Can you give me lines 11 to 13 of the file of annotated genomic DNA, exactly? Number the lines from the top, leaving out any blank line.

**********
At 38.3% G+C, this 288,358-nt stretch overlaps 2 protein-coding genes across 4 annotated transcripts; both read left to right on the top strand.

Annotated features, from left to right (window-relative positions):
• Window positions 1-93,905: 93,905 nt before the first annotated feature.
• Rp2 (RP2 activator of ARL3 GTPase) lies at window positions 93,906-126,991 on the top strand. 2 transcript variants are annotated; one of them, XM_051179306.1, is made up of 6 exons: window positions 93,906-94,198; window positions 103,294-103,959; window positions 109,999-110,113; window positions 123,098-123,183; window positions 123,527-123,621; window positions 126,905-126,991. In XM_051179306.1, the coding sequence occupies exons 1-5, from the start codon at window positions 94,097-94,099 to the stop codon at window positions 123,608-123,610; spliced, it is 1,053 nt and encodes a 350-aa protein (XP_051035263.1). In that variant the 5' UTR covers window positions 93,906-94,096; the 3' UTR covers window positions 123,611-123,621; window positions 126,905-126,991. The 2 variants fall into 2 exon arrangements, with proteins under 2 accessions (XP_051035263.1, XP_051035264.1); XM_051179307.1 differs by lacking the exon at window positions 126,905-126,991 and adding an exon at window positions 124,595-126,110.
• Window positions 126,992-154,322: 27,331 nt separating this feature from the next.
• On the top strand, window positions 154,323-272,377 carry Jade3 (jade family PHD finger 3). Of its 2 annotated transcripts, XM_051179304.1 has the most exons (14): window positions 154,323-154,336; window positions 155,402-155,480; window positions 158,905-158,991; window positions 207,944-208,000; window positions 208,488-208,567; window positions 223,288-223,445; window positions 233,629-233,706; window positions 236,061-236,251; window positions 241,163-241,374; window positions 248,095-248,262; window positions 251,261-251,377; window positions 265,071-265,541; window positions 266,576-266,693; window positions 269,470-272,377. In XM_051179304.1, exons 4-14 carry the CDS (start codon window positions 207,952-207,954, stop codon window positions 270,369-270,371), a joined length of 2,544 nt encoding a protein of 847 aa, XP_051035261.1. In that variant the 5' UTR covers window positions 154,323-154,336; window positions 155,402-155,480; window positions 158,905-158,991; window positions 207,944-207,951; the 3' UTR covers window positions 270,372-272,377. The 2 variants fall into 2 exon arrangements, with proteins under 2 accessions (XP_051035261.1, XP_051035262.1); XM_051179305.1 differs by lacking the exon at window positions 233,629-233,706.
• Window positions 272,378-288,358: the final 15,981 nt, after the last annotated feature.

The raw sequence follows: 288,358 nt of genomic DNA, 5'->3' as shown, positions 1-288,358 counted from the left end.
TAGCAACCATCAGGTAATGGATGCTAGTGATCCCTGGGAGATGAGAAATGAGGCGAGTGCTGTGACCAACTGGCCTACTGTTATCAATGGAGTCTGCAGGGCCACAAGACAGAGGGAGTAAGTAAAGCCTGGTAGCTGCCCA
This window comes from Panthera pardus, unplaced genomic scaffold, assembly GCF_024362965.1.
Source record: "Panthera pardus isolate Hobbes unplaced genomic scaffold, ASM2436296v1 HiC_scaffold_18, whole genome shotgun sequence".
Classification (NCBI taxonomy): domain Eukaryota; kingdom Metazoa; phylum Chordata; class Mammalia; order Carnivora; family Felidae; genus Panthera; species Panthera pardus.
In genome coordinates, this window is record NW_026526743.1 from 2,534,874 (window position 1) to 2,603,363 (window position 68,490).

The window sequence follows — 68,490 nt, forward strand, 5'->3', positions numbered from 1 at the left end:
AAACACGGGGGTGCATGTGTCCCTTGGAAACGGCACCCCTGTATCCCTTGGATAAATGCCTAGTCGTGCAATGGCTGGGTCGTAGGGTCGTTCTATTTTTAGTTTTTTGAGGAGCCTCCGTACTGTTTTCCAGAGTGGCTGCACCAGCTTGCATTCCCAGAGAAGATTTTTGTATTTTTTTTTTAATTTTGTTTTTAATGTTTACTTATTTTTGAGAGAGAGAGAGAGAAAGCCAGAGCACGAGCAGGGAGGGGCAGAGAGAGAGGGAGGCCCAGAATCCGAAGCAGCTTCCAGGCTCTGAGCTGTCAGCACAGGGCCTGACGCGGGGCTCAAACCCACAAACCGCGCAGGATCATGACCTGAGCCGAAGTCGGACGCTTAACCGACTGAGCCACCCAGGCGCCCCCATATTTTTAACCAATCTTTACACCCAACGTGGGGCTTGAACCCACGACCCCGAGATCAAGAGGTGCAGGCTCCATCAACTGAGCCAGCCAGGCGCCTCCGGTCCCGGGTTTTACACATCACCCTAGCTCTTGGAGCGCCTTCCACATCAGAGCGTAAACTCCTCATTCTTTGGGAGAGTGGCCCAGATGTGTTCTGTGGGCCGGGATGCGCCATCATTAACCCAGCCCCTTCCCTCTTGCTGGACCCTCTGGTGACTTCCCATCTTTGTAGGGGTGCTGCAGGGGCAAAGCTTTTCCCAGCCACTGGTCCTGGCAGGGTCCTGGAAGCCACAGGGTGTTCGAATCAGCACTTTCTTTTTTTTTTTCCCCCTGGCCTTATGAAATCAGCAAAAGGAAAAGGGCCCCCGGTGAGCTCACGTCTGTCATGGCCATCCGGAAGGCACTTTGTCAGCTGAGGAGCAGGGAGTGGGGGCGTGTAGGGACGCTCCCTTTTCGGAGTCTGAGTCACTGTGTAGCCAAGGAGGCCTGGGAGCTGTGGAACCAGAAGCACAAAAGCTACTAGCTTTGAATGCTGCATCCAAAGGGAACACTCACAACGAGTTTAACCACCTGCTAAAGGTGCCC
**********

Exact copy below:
Source record: "Panthera pardus isolate Hobbes unplaced genomic scaffold, ASM2436296v1 HiC_scaffold_18, whole genome shotgun sequence".
Classification (NCBI taxonomy): domain Eukaryota; kingdom Metazoa; phylum Chordata; class Mammalia; order Carnivora; family Felidae; genus Panthera; species Panthera pardus.
In genome coordinates, this window is record NW_026526743.1 from 2,534,874 (window position 1) to 2,603,363 (window position 68,490).